We think we have a pretty good idea about what science is. With that idea comes the strong sense that it belongs in the rarefied world of a laboratory and that it is somewhat removed from life – even though it claims to study life and know a lot about it.
We are living in a time when we have what can only be described as mass scientific information overload. Much of this information has been derived from artificial situations like laboratories and computer-based models that reduce the grand complexity of life down to simple things that we are able to measure. To be sure, we learn a lot from this sort of science, but it is becoming increasingly abstract – and less connected to the full and glorious complexity that life is.
We know so much, but what does it mean and how are we to apply it to real human life?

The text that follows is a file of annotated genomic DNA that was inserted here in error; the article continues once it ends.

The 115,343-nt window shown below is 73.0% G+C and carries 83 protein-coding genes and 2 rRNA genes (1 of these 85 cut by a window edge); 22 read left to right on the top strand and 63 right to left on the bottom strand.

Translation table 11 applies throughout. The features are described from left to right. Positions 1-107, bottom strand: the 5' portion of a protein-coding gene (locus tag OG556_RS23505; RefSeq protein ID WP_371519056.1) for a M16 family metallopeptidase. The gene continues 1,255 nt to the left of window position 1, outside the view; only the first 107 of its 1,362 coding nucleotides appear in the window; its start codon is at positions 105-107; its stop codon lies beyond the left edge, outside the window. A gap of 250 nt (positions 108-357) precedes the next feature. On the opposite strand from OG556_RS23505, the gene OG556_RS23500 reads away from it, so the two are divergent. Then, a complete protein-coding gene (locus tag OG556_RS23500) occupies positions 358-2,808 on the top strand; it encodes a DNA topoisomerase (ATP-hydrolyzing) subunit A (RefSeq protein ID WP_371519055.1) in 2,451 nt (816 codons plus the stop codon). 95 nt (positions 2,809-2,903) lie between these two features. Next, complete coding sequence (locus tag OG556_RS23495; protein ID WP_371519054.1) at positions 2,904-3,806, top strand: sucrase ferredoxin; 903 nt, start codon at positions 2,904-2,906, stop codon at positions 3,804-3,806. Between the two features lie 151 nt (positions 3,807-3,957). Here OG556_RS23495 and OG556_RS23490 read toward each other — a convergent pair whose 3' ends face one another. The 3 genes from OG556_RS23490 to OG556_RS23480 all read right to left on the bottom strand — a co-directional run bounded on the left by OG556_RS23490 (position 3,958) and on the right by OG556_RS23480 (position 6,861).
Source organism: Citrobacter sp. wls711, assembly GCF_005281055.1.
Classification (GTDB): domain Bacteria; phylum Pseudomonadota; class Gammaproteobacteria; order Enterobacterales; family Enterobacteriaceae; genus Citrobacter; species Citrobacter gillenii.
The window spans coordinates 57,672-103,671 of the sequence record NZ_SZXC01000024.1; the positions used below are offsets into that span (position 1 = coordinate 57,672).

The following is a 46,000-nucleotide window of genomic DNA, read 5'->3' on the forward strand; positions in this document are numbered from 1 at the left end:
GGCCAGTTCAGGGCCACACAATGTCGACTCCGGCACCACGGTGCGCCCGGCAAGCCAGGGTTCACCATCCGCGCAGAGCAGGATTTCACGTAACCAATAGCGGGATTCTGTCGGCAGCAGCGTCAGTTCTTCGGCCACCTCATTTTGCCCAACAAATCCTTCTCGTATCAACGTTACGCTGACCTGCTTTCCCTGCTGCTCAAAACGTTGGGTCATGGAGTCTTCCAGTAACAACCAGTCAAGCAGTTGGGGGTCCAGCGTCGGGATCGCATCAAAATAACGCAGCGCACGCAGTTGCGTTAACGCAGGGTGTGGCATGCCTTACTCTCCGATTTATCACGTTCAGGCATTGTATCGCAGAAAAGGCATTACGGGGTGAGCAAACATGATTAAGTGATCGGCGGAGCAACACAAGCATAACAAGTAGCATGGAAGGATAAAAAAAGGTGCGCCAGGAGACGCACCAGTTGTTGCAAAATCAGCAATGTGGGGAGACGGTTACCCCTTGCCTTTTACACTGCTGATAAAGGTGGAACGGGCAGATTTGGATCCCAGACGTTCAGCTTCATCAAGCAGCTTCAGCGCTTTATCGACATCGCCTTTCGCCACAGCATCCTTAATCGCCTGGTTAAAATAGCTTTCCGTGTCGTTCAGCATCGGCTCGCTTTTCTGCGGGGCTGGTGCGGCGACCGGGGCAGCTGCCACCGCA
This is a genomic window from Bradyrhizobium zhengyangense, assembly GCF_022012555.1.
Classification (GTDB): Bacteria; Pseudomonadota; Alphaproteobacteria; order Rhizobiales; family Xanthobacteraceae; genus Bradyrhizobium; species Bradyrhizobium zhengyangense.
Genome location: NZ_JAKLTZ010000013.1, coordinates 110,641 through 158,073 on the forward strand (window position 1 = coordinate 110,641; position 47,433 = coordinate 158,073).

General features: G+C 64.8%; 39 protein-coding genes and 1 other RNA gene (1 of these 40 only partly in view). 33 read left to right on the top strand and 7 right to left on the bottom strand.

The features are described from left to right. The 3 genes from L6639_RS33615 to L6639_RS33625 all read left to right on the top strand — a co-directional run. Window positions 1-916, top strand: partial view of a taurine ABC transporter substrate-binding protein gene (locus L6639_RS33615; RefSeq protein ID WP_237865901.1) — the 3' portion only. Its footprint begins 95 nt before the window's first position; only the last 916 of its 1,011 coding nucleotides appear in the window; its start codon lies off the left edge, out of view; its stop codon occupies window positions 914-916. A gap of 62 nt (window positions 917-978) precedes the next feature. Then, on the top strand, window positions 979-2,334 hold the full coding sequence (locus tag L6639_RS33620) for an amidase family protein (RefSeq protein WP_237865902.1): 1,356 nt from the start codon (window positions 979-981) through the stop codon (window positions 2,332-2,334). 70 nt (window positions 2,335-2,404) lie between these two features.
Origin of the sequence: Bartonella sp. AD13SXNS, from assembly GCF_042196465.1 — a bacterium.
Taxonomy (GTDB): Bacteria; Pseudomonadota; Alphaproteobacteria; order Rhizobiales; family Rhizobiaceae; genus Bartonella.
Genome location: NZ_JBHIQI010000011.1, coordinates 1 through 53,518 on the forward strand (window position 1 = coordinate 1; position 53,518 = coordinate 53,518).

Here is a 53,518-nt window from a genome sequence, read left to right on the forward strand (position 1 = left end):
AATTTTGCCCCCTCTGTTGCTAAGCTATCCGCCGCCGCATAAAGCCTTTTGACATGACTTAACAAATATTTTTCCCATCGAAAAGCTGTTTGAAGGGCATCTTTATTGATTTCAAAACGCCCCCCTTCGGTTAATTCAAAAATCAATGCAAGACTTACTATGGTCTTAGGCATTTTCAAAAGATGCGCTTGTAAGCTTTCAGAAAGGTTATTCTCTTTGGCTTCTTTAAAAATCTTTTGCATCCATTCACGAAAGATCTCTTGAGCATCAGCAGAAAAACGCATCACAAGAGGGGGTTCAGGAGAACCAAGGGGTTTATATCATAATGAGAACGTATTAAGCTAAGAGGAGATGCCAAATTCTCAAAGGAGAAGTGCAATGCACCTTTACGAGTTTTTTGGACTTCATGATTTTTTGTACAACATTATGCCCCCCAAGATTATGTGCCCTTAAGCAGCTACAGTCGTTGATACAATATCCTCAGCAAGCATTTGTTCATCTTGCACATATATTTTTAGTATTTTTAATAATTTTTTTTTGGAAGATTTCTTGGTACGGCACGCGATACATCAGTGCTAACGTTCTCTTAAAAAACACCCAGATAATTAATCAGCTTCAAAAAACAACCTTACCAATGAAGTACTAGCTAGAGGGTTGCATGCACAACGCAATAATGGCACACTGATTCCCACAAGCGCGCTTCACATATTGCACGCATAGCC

Laboratory based science will always have an important role to play. It has the potential to enrich us with information that can make a great difference to how we approach our problems. But when we rely upon it in isolation we risk falling far short of truth.
This is why living science is so important. It is the key to taking raw information and knowledge, deepening it through the process of observation and understanding into the wisdom that knows how to apply it to life. It is through our body and through life that we come to know truth.
As such we are all, every one of us, living scientists. These articles inspire us to discover that truth for ourselves, through our greatest piece of equipment – our bodies, and through the greatest laboratory of all – life.